As a McDonald's (MCD) shareholder I was intrigued when I saw the financial statistics for Cracker Barrel Old Country Store, Inc. (CBRL). Both companies have similar characteristics that make them solid long-term investments. The companies do differ significantly in the type of restaurant category. McDonald's is fast food, while Cracker Barrel is a full-service restaurant with a gift shop. McDonald's is a large-cap company, while Cracker Barrel is still a small-cap. However, I find many similarities in the financials among the two.
Both companies pay consistent dividends. McDonald's pays a 3.3% dividend and has raised the payment every year since 1976. Cracker Barrel pays a dividend of 3% and has increased the payment every year for the past 10 years. Both companies are committed to rewarding shareholders by sharing profits.
Let's take a look at the key statistics of these restaurant chains:
5-Yr. Expected Annual Earnings Growth
Both companies are fairly valued, although Cracker Barrel has a slightly lower valuation. McDonald's has a price to book ratio of 6.72, while Cracker Barrel has a price to book ratio of 4.1. The relative consistency of these restaurants keeps their valuation fair. They don't experience drastic negative surprises too often.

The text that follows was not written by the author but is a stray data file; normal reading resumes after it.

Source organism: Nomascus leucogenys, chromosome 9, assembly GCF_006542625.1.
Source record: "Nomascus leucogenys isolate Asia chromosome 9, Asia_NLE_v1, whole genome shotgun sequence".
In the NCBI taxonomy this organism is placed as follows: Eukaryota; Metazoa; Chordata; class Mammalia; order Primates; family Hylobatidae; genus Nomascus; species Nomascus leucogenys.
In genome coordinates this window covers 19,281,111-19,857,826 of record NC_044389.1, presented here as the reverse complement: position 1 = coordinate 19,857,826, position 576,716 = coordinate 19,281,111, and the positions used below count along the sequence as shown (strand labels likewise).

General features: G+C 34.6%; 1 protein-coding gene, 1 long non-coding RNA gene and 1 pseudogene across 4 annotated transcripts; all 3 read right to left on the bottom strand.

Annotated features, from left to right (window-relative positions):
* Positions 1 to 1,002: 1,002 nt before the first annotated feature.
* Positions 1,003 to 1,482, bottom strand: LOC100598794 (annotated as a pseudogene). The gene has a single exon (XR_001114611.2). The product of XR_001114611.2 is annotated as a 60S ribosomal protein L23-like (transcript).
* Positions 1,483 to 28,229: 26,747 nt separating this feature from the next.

The profit margins are one major difference between the two. McDonald's enjoys a high profit margin of 20%, while Cracker Barrel sports a modest 4% margin. McDonald's has a strong advantage here. Its large economies of scale allow the company to keep costs under control. Cracker Barrel doesn't have as much wiggle room with rising costs.
These companies have similar healthy current ratios on their balance sheets. This shows that their short-term debt is under control.
McDonald's has grown earnings at over 13% annually for the past five years, while Cracker Barrel grew at about 10% annually over the same period. The analyst's earnings estimates are typically conservative for the future. Although Cracker Barrel is given almost a 1% expected earnings edge over McDonald's, I wouldn't be surprised to see McDonald's exceed its estimates by 1% or more. The reason I believe that is the large economies of scale that the company benefits from and its revenue and earnings consistency over time.
Both companies are good for dividend reinvestment. By reinvesting the dividends, shareholders can build up their shares over time which can significantly enhance total returns. Alternatively, the dividends can also be used as a source of income while the shares appreciate in value.
Both companies continue to expand, although on much different scales. Cracker Barrel has plans to open about 13 new stores in 2013, while McDonald's opens about 1,000 new stores per year.
Although there are a few differences between these two restaurant companies, both are consistent dividend paying growers with a bright future for growth. Investments in either company should do well over the long haul.